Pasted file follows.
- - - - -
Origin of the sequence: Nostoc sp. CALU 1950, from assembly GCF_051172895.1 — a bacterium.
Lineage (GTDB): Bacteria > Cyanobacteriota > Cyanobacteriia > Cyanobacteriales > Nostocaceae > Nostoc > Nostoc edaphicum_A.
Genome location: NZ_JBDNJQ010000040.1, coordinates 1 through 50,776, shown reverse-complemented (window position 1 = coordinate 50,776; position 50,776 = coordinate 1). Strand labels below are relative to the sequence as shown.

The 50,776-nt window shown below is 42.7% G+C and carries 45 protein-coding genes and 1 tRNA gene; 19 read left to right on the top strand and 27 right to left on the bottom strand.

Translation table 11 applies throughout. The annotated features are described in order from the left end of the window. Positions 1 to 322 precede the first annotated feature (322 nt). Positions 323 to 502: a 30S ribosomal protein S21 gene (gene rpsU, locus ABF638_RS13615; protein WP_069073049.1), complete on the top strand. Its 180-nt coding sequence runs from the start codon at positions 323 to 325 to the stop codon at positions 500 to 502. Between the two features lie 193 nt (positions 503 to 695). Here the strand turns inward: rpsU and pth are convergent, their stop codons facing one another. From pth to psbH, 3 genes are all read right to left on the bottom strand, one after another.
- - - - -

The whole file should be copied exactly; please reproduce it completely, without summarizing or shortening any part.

Origin of the sequence: Nostoc sp. CALU 1950, from assembly GCF_051172895.1 — a bacterium.
Lineage (GTDB): Bacteria > Cyanobacteriota > Cyanobacteriia > Cyanobacteriales > Nostocaceae > Nostoc > Nostoc edaphicum_A.
Genome location: NZ_JBDNJQ010000040.1, coordinates 1 through 50,776, shown reverse-complemented (window position 1 = coordinate 50,776; position 50,776 = coordinate 1). Strand labels below are relative to the sequence as shown.

The 50,776-nt window shown below is 42.7% G+C and carries 45 protein-coding genes and 1 tRNA gene; 19 read left to right on the top strand and 27 right to left on the bottom strand.

Translation table 11 applies throughout. The annotated features are described in order from the left end of the window. Positions 1 to 322 precede the first annotated feature (322 nt). Positions 323 to 502: a 30S ribosomal protein S21 gene (gene rpsU, locus ABF638_RS13615; protein WP_069073049.1), complete on the top strand. Its 180-nt coding sequence runs from the start codon at positions 323 to 325 to the stop codon at positions 500 to 502. Between the two features lie 193 nt (positions 503 to 695). Here the strand turns inward: rpsU and pth are convergent, their stop codons facing one another. From pth to psbH, 3 genes are all read right to left on the bottom strand, one after another.